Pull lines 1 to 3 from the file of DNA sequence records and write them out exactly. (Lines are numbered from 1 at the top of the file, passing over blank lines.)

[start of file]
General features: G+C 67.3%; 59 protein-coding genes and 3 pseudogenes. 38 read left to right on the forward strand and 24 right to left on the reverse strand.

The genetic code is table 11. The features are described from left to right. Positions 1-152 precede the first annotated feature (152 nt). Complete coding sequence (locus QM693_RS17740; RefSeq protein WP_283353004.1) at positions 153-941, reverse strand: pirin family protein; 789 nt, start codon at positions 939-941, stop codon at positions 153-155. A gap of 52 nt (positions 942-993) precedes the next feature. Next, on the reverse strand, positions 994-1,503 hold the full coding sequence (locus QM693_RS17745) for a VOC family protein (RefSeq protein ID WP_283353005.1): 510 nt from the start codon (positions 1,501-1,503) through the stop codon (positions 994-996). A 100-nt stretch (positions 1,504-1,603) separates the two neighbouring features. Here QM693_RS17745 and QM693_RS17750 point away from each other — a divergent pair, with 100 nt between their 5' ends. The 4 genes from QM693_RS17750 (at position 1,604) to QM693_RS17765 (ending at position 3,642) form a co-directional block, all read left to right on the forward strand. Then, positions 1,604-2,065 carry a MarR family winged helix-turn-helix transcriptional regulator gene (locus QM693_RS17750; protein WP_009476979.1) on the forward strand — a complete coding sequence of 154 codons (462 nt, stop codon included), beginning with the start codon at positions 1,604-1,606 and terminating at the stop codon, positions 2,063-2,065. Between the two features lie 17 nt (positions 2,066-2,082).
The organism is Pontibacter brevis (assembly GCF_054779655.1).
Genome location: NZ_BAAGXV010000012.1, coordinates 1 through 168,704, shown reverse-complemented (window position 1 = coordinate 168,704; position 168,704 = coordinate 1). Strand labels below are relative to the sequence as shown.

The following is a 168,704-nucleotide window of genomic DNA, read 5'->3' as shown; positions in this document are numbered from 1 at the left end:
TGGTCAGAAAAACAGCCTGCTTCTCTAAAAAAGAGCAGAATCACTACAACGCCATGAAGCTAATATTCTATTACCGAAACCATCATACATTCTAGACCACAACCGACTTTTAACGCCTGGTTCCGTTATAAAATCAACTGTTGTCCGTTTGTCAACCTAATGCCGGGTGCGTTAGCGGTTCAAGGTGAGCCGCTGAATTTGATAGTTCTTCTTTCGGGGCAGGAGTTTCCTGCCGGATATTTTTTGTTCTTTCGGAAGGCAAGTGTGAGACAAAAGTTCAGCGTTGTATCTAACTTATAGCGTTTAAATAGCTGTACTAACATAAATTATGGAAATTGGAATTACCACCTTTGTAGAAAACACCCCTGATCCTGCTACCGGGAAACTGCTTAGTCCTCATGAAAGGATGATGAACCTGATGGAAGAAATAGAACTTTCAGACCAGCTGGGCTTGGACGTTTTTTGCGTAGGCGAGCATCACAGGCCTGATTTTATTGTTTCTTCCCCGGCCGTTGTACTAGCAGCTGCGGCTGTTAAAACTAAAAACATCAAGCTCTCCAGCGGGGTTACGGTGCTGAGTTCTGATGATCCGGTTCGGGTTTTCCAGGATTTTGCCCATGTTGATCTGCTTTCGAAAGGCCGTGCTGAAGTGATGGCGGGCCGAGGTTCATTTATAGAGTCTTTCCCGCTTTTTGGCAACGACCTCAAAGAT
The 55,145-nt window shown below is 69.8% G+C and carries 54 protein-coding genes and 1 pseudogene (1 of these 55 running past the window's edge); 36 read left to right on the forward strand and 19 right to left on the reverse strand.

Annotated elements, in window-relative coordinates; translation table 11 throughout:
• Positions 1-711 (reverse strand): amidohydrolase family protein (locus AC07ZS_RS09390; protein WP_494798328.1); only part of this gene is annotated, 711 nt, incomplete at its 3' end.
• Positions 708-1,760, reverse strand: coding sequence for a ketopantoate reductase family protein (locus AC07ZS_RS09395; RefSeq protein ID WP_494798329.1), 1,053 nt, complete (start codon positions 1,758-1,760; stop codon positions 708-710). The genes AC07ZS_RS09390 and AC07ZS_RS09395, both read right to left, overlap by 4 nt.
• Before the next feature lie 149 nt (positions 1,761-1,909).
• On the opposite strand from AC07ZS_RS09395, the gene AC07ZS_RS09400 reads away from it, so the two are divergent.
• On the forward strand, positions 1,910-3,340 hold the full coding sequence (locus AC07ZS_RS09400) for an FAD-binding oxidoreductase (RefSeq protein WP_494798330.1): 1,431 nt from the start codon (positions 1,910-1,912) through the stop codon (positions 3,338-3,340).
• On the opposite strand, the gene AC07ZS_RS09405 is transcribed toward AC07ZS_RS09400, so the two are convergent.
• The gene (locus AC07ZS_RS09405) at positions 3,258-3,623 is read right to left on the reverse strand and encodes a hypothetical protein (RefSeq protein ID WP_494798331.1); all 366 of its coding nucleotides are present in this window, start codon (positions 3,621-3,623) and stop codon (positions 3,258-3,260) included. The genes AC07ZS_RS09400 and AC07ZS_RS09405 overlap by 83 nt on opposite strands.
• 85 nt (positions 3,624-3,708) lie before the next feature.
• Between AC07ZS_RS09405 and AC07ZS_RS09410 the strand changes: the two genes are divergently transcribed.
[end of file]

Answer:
General features: G+C 67.3%; 59 protein-coding genes and 3 pseudogenes. 38 read left to right on the forward strand and 24 right to left on the reverse strand.

The genetic code is table 11. The features are described from left to right. Positions 1-152 precede the first annotated feature (152 nt). Complete coding sequence (locus QM693_RS17740; RefSeq protein WP_283353004.1) at positions 153-941, reverse strand: pirin family protein; 789 nt, start codon at positions 939-941, stop codon at positions 153-155. A gap of 52 nt (positions 942-993) precedes the next feature. Next, on the reverse strand, positions 994-1,503 hold the full coding sequence (locus QM693_RS17745) for a VOC family protein (RefSeq protein ID WP_283353005.1): 510 nt from the start codon (positions 1,501-1,503) through the stop codon (positions 994-996). A 100-nt stretch (positions 1,504-1,603) separates the two neighbouring features. Here QM693_RS17745 and QM693_RS17750 point away from each other — a divergent pair, with 100 nt between their 5' ends. The 4 genes from QM693_RS17750 (at position 1,604) to QM693_RS17765 (ending at position 3,642) form a co-directional block, all read left to right on the forward strand. Then, positions 1,604-2,065 carry a MarR family winged helix-turn-helix transcriptional regulator gene (locus QM693_RS17750; protein WP_009476979.1) on the forward strand — a complete coding sequence of 154 codons (462 nt, stop codon included), beginning with the start codon at positions 1,604-1,606 and terminating at the stop codon, positions 2,063-2,065. Between the two features lie 17 nt (positions 2,066-2,082).
The organism is Pontibacter brevis (assembly GCF_054779655.1).